By Tom Holmes
Michael Epps lives in two different worlds. One world is with his family in Forest Park and his seventh-grade classmates at the Forest Park Middle School. The other is in a Chicago studio where he's filmed in "The Chi," a drama about life in a neighborhood on the South Side of Chicago.
So far, the 13-year-old has been able to keep the two worlds separate.
His best friend and classmate, Wade Gillespie, said Michael didn't tell him he was on TV when he first met him.
"When I found out, it didn't matter. He's still my best friend," Gillespie said, adding: "Michael doesn't consider himself to be famous. He thinks of himself as a normal person."
Michael's mother, Keisha Johnson, added: "He didn't want me to tell the teachers at the middle school that he had gotten the role on "The Chi" because he wanted to make friends on his own."
The Forest Park teenager might not think of himself as famous, but after being on "The Chi" for just one season, people sometimes recognize him when he's out in public and ask to have their picture taken with him.
In that way, his celebrity has changed in his life. He explained, "The attention I get doesn't bother me much, but I have to really watch what I do out in the public, because that could really affect my career."
"Since the show took off last year," Johnson said, "he's gotten so many fans on his Instagram page that I've lost count. Little girls are making fan pages for him."
Another change has to do with time.
Johnson, who calls herself a "momager" since she's both his mother and manager, said a scene that lasts 15-minutes can take eight hours to film. That requires Michael to be absent from class for up to three days a week when the show is being filmed. Johnson explained that by law the production company is required to provide a teacher to be with Michael on the set and have a space for him to do classwork.
"During the first season of "The Chi," the time away did affect his grades, because there was a miscommunication between the teachers here and the ones on the set," Johnson said. "I had to learn to be the bridge in the middle and make sure that everyone was getting the information."
She called her role as momager a "full-time job" and "learning process." In order to advance Michael's career, Johnson put her acting career on the back burner.
"He keeps me busy," she said. "I'm his acting coach, his manager and his taxi driver. When he first got the part on "The Chi" I tried to be his manager and work a full-time job. I soon learned that I had to choose."
She plans to go back to pursuing her own acting career someday, but for now her son's career has taken priority.
Michael's uncle, Mekhi Robinson, who is in fact a year younger than his nephew and thinks of him more like a brother, said: "Michael is just a very talented person. He's good at things like sports in addition to acting."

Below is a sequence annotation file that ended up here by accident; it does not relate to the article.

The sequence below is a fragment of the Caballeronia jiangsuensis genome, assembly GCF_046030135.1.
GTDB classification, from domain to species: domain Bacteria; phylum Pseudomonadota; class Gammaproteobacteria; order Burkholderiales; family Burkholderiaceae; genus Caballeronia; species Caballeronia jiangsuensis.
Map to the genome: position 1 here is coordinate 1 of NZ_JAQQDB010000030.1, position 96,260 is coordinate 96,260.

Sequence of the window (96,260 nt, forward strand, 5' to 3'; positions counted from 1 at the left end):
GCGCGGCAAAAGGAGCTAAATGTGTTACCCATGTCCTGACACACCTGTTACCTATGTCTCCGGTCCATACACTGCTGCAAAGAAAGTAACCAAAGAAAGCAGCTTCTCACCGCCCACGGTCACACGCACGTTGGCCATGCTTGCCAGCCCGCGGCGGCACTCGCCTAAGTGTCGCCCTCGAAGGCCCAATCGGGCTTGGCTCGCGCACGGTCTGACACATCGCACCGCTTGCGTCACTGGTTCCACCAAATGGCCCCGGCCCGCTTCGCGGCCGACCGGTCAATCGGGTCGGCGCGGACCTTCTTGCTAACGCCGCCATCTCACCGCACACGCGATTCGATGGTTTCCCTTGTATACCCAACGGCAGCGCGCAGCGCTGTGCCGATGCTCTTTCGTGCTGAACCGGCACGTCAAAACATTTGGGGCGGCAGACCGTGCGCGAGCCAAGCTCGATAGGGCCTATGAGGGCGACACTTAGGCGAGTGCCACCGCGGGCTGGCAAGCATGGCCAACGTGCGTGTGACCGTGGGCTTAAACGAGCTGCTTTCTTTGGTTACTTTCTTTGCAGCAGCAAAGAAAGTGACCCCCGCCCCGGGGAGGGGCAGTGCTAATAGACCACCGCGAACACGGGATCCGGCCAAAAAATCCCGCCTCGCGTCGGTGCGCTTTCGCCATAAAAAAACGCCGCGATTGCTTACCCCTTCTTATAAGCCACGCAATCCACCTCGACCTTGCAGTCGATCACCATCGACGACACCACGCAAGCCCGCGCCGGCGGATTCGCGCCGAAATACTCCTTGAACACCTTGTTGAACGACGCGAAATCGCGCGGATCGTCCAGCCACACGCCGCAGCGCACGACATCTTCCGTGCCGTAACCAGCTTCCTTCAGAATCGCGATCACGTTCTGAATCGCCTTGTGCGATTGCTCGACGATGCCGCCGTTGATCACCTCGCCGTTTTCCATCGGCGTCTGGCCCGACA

Shehariah Goodman, Michael's cousin, was a teenager when he was born and said, "To be a child actor it's something that you have to have within you." She remembers Michael standing in front of the TV with the Karate Kid movie on and perfectly copying all of Jaden Smith's punches and spoken lines.
"He was just amazing," Goodman said. "He was more entertaining than the movie."
Johnson said that when Michael was young, he was "all about basketball and Stephen Curry" and she wasn't going to push him to follow in her footsteps. But when she saw that he took direction well, was good at copying moves he saw on TV and could even dance, she started introducing him to agents.
"We got a lot of no's," she said, "until he got a non-speaking part in one of the episodes of the popular TV series "Empire"."
But his big break came in 2017 when he successfully auditioned for a speaking role on "The Chi"
Michael's plays Jake on the show—a kid whose brother is the leader of a local gang and who is at risk of falling under his influence.
"It's kind of fun to play a character who is different than me," Michael said of Jake. "I get to see what it's like on the other side
Johnson added, "To see him play a part like Jake is so funny, because he's the complete opposite of that kid."
Michael's grandmother, Gwendolyn Massey, added that Michael is the opposite of his TV persona, always offering to help around the house and taking out the garbage before she ever has to ask.
"From day one Michael has been a very good kid. He's always been very loving and considerate," she said. "He's the first one to offer help."
Massey provided a window into the character of the family, noting that "it's not whether you or this color or that color. It's more important to be a credit to the planet than to your race. That's where the issue gets lost, when you start drawing divisions."
That said, Johnson hopes that Michael's success will provide the public another positive image of black young men.
"As far as the race thing goes," she said, "there are still a lot of closed-minded people out there. When they see my son with dreads doing something positive on TV maybe this will open some people's eyes."